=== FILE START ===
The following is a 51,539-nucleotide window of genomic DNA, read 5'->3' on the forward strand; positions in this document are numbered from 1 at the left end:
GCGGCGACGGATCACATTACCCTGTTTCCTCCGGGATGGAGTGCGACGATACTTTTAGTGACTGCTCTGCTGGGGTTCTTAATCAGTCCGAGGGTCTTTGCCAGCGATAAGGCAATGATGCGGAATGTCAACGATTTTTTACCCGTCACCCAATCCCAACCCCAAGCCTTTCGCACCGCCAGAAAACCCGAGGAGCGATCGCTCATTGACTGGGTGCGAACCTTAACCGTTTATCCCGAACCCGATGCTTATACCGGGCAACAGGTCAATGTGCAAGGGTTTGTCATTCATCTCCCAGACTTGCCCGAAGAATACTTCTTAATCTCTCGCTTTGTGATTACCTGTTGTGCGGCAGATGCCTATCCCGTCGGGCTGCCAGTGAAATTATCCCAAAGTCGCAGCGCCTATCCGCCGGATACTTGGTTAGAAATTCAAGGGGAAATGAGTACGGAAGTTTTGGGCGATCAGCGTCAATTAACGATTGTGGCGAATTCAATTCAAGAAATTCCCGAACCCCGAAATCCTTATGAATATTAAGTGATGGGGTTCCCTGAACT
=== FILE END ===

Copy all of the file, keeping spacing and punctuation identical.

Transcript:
The following is a 51,539-nucleotide window of genomic DNA, read 5'->3' on the forward strand; positions in this document are numbered from 1 at the left end:
GCGGCGACGGATCACATTACCCTGTTTCCTCCGGGATGGAGTGCGACGATACTTTTAGTGACTGCTCTGCTGGGGTTCTTAATCAGTCCGAGGGTCTTTGCCAGCGATAAGGCAATGATGCGGAATGTCAACGATTTTTTACCCGTCACCCAATCCCAACCCCAAGCCTTTCGCACCGCCAGAAAACCCGAGGAGCGATCGCTCATTGACTGGGTGCGAACCTTAACCGTTTATCCCGAACCCGATGCTTATACCGGGCAACAGGTCAATGTGCAAGGGTTTGTCATTCATCTCCCAGACTTGCCCGAAGAATACTTCTTAATCTCTCGCTTTGTGATTACCTGTTGTGCGGCAGATGCCTATCCCGTCGGGCTGCCAGTGAAATTATCCCAAAGTCGCAGCGCCTATCCGCCGGATACTTGGTTAGAAATTCAAGGGGAAATGAGTACGGAAGTTTTGGGCGATCAGCGTCAATTAACGATTGTGGCGAATTCAATTCAAGAAATTCCCGAACCCCGAAATCCTTATGAATATTAAGTGATGGGGTTCCCTGAACT